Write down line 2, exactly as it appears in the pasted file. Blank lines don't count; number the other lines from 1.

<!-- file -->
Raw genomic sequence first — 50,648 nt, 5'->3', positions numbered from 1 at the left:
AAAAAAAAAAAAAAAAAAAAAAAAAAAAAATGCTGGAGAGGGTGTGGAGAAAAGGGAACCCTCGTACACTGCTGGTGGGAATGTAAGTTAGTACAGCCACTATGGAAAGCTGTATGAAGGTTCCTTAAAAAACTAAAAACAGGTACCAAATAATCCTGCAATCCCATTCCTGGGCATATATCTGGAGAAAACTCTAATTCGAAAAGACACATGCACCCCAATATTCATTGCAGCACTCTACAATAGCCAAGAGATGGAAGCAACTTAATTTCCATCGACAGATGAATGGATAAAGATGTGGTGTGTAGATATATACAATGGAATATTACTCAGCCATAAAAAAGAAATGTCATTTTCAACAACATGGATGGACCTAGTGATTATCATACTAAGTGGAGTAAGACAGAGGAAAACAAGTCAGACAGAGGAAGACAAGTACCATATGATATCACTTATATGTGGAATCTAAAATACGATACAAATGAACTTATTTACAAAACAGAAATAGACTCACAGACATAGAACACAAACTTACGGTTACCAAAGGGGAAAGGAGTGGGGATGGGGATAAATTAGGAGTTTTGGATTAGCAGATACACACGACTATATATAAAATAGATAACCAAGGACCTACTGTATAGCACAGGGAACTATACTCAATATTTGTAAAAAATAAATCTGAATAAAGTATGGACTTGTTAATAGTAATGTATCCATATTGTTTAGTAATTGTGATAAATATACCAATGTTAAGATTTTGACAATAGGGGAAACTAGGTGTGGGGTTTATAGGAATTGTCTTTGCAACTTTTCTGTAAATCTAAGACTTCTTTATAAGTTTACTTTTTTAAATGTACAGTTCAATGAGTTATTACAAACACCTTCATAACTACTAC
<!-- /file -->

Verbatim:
AAAAAAAAAAAAAAAAAAAAAAAAAAAAAATGCTGGAGAGGGTGTGGAGAAAAGGGAACCCTCGTACACTGCTGGTGGGAATGTAAGTTAGTACAGCCACTATGGAAAGCTGTATGAAGGTTCCTTAAAAAACTAAAAACAGGTACCAAATAATCCTGCAATCCCATTCCTGGGCATATATCTGGAGAAAACTCTAATTCGAAAAGACACATGCACCCCAATATTCATTGCAGCACTCTACAATAGCCAAGAGATGGAAGCAACTTAATTTCCATCGACAGATGAATGGATAAAGATGTGGTGTGTAGATATATACAATGGAATATTACTCAGCCATAAAAAAGAAATGTCATTTTCAACAACATGGATGGACCTAGTGATTATCATACTAAGTGGAGTAAGACAGAGGAAAACAAGTCAGACAGAGGAAGACAAGTACCATATGATATCACTTATATGTGGAATCTAAAATACGATACAAATGAACTTATTTACAAAACAGAAATAGACTCACAGACATAGAACACAAACTTACGGTTACCAAAGGGGAAAGGAGTGGGGATGGGGATAAATTAGGAGTTTTGGATTAGCAGATACACACGACTATATATAAAATAGATAACCAAGGACCTACTGTATAGCACAGGGAACTATACTCAATATTTGTAAAAAATAAATCTGAATAAAGTATGGACTTGTTAATAGTAATGTATCCATATTGTTTAGTAATTGTGATAAATATACCAATGTTAAGATTTTGACAATAGGGGAAACTAGGTGTGGGGTTTATAGGAATTGTCTTTGCAACTTTTCTGTAAATCTAAGACTTCTTTATAAGTTTACTTTTTTAAATGTACAGTTCAATGAGTTATTACAAACACCTTCATAACTACTAC